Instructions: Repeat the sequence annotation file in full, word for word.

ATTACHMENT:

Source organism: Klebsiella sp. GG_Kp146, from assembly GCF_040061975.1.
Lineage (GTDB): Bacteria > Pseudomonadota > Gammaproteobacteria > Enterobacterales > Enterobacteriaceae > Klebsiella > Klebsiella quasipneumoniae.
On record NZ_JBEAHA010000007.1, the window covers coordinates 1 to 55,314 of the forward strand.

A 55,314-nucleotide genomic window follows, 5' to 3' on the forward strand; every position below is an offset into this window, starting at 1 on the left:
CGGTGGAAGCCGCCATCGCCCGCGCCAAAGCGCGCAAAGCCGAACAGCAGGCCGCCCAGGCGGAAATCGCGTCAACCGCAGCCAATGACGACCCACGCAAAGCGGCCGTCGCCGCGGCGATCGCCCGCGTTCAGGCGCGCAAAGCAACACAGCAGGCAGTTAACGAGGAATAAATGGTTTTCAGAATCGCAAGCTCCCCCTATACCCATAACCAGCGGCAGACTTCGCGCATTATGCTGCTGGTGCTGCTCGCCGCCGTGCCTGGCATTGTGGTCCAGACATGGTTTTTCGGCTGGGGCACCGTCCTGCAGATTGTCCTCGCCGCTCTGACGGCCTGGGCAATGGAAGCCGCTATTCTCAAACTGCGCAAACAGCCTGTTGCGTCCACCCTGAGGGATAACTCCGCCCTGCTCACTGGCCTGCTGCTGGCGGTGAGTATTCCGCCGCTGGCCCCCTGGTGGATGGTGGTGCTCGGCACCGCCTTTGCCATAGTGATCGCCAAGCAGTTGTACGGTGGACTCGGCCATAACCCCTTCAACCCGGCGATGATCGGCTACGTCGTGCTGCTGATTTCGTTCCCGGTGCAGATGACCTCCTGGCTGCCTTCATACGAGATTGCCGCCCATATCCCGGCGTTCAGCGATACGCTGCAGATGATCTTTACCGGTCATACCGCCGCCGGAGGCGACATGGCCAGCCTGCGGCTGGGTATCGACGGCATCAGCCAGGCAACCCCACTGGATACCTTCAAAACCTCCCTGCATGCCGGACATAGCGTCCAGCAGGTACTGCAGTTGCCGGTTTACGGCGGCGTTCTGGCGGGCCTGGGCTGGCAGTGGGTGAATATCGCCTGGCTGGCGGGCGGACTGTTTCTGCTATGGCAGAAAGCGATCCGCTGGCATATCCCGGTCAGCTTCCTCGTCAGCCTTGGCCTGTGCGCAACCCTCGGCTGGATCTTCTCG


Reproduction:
Source organism: Klebsiella sp. GG_Kp146, from assembly GCF_040061975.1.
Lineage (GTDB): Bacteria > Pseudomonadota > Gammaproteobacteria > Enterobacterales > Enterobacteriaceae > Klebsiella > Klebsiella quasipneumoniae.
On record NZ_JBEAHA010000007.1, the window covers coordinates 1 to 55,314 of the forward strand.

A 55,314-nucleotide genomic window follows, 5' to 3' on the forward strand; every position below is an offset into this window, starting at 1 on the left:
CGGTGGAAGCCGCCATCGCCCGCGCCAAAGCGCGCAAAGCCGAACAGCAGGCCGCCCAGGCGGAAATCGCGTCAACCGCAGCCAATGACGACCCACGCAAAGCGGCCGTCGCCGCGGCGATCGCCCGCGTTCAGGCGCGCAAAGCAACACAGCAGGCAGTTAACGAGGAATAAATGGTTTTCAGAATCGCAAGCTCCCCCTATACCCATAACCAGCGGCAGACTTCGCGCATTATGCTGCTGGTGCTGCTCGCCGCCGTGCCTGGCATTGTGGTCCAGACATGGTTTTTCGGCTGGGGCACCGTCCTGCAGATTGTCCTCGCCGCTCTGACGGCCTGGGCAATGGAAGCCGCTATTCTCAAACTGCGCAAACAGCCTGTTGCGTCCACCCTGAGGGATAACTCCGCCCTGCTCACTGGCCTGCTGCTGGCGGTGAGTATTCCGCCGCTGGCCCCCTGGTGGATGGTGGTGCTCGGCACCGCCTTTGCCATAGTGATCGCCAAGCAGTTGTACGGTGGACTCGGCCATAACCCCTTCAACCCGGCGATGATCGGCTACGTCGTGCTGCTGATTTCGTTCCCGGTGCAGATGACCTCCTGGCTGCCTTCATACGAGATTGCCGCCCATATCCCGGCGTTCAGCGATACGCTGCAGATGATCTTTACCGGTCATACCGCCGCCGGAGGCGACATGGCCAGCCTGCGGCTGGGTATCGACGGCATCAGCCAGGCAACCCCACTGGATACCTTCAAAACCTCCCTGCATGCCGGACATAGCGTCCAGCAGGTACTGCAGTTGCCGGTTTACGGCGGCGTTCTGGCGGGCCTGGGCTGGCAGTGGGTGAATATCGCCTGGCTGGCGGGCGGACTGTTTCTGCTATGGCAGAAAGCGATCCGCTGGCATATCCCGGTCAGCTTCCTCGTCAGCCTTGGCCTGTGCGCAACCCTCGGCTGGATCTTCTCG